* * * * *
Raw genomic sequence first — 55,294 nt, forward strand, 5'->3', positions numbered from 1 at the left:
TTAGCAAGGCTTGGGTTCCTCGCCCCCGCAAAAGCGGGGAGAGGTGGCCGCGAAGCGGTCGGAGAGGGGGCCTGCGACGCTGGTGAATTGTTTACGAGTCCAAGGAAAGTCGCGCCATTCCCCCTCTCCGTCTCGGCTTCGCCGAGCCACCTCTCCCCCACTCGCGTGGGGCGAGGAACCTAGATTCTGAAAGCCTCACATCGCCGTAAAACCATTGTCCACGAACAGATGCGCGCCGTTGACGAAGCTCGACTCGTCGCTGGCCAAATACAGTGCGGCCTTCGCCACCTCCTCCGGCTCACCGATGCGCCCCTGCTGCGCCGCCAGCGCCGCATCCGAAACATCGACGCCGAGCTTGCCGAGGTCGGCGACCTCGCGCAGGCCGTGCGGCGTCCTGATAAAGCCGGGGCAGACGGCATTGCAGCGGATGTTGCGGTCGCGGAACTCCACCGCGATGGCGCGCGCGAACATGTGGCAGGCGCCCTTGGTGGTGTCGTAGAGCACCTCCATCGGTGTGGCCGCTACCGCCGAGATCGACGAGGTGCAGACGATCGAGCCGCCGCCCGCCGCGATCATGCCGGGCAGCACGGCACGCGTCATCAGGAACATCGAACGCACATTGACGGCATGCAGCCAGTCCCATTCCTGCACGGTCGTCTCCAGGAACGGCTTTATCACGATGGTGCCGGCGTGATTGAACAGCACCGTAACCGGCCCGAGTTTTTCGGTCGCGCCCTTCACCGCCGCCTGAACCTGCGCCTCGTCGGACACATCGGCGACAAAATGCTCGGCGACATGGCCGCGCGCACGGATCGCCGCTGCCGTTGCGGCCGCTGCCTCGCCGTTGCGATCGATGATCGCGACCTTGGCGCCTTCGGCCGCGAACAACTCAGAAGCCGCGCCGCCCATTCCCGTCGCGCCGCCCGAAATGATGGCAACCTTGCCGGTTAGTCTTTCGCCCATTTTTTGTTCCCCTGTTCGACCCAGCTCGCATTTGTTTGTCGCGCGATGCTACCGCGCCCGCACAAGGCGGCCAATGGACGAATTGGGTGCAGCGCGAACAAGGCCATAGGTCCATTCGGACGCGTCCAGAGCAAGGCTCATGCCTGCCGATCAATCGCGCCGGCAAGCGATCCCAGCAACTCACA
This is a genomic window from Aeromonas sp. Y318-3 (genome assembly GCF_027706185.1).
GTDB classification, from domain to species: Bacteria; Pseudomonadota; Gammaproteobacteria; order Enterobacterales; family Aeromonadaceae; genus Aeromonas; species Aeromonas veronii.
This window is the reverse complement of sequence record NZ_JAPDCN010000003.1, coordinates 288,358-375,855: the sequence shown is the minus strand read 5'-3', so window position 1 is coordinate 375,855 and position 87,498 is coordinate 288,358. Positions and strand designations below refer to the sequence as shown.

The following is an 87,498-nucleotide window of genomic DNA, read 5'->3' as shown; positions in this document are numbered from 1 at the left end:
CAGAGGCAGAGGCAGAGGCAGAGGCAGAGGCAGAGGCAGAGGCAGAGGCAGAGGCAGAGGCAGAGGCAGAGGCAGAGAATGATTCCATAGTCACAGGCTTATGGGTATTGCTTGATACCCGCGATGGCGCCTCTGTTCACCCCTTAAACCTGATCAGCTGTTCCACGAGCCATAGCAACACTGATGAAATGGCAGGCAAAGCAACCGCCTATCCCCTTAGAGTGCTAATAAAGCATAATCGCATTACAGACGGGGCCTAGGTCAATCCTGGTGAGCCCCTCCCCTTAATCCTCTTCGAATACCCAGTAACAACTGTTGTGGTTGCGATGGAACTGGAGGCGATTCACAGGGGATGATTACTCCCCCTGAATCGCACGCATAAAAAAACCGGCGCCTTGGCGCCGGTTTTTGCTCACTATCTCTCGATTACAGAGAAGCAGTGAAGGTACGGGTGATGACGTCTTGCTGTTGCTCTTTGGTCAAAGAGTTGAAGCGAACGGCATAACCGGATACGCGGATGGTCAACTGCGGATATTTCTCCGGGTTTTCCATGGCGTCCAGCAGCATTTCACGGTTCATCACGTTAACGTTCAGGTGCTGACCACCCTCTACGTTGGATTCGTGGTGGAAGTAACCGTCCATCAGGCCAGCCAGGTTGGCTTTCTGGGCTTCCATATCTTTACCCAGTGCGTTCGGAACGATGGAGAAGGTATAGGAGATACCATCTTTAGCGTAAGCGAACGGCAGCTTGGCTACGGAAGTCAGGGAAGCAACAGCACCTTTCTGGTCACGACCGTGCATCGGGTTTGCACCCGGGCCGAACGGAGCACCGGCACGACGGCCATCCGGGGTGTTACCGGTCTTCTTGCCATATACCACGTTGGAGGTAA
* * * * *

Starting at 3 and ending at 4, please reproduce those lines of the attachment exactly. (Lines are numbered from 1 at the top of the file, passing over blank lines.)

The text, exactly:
This is a genomic window from Aeromonas sp. Y318-3 (genome assembly GCF_027706185.1).
GTDB classification, from domain to species: Bacteria; Pseudomonadota; Gammaproteobacteria; order Enterobacterales; family Aeromonadaceae; genus Aeromonas; species Aeromonas veronii.